- Mar 22, 2008
- Reaction score
They use autogenous pressurization so they won't really pop explosively unless the tank structure is completely compromised. If you just punch a hole in them it will be like boiling off the liquid in an aerosol can when you depress the nozzle. The delay in full vehicle destruction may have been due to the lack of atmospheric drag. At 39 km the air density is something like 0.3% of that at sea level. It had fall into the denser atmosphere to hit a second "Max-Q" before the aerodynamic loads were enough to break up the vehicle.
Ouch. They can't even be trusted with FTS =/
It looks like one of the nuclear bomb test sites in Nevada in the 1950s. Orbital launch stand and foundations are totally trashed, and probably need to be removed completely and the pit refilled before anything new can be constructed unless they decide they want to move the tower, or do some janky form work around the existing rebar. Half of the tank farm needs to be replaced (and protected better). The launch tower took some damage but looks fixable. All sorts of equipment within half a mile might have random debris impact damage. Just figuring out what is broken and what is OK is going to take a while.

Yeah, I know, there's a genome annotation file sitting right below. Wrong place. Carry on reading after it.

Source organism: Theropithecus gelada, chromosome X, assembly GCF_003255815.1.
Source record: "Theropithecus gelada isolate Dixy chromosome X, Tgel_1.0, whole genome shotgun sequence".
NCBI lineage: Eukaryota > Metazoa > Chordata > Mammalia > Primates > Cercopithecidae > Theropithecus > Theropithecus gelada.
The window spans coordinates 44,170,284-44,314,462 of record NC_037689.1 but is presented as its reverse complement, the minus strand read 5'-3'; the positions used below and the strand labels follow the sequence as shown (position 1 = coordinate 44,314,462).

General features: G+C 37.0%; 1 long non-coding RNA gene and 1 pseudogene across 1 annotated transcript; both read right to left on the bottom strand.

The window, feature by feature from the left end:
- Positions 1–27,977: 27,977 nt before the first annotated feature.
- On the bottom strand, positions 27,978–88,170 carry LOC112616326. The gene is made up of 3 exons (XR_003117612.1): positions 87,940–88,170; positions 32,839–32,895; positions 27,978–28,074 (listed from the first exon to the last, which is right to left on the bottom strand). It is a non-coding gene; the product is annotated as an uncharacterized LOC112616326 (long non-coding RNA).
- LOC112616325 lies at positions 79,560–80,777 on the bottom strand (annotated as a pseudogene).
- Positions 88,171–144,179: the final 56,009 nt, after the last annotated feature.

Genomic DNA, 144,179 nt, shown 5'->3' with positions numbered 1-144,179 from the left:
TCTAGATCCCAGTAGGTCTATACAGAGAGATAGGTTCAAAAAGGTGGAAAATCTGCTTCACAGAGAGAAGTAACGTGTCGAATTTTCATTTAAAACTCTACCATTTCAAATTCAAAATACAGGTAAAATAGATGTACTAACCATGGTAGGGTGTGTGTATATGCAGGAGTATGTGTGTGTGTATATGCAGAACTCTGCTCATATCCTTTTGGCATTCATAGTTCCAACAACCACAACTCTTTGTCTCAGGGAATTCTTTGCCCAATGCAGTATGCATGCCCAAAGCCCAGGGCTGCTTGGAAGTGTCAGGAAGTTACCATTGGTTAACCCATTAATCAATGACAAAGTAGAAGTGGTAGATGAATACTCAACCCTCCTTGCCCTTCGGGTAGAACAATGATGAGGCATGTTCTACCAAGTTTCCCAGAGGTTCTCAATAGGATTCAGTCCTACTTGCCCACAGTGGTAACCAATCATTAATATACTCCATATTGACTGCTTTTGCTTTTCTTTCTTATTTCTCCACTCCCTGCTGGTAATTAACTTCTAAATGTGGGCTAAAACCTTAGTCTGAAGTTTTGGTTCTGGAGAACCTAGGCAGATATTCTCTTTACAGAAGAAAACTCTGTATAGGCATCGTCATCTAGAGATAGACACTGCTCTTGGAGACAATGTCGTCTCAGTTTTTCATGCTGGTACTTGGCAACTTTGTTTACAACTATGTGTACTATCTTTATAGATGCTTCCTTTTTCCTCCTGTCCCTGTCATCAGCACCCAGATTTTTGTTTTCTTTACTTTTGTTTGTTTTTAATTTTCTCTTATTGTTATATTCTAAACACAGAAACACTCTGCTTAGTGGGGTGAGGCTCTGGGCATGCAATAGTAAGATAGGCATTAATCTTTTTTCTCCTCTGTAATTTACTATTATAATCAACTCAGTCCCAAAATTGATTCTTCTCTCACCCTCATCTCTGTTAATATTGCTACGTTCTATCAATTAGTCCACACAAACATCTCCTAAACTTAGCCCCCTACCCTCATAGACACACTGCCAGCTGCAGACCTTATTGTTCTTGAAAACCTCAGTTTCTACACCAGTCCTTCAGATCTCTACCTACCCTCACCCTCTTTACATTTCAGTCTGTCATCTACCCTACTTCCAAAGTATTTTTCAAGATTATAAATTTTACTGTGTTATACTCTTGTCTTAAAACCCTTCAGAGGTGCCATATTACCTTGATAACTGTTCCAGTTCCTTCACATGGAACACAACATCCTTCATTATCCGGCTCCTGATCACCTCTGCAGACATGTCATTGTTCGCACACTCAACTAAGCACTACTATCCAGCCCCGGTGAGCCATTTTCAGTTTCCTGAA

I wouldn't put any money in another launch this year.
IMHO indeed, OLM seriously damagedLooking harder at this picture:
View attachment 33143
You can see the rectangular foundation on the left has its cylindrical piling underneath it, but the one to the right is missing. The base of the metal structure that looks something like a house projecting from the support on the right should have been at ground level on concrete. You can see where it attaches to the support has separated. You can see in the following still from one of the videos I posted that that metal structure is bent upwards:
View attachment 33144
So it definitely looks like at least one of the foundation pilings was completely destroyed, and that the entire pad tilted toward it, bending this metal structure upward. That metal structure is on the opposite side of the OLM from the tower, suggesting the OLM tilted away from the tower during the launch. I really think the angle the vehicle made relative to vertical as it left the OLM wasn't a tower avoidance maneuver, but the angle the OLM tilted before the vehicle was released for liftoff.
I'm not so sure... if the base is indeed tilted, the angle seems quite small (look at the pictures in the previous posts). Plus, from the footage, debris started flying just as the vehicle left the ground, so by that point the digging had just begun and the underground structure was just starting to get blasted, which means the vehicle left a still leveled pad.I really think the angle the vehicle made relative to vertical as it left the OLM wasn't a tower avoidance maneuver, but the angle the OLM tilted before the vehicle was released for liftoff.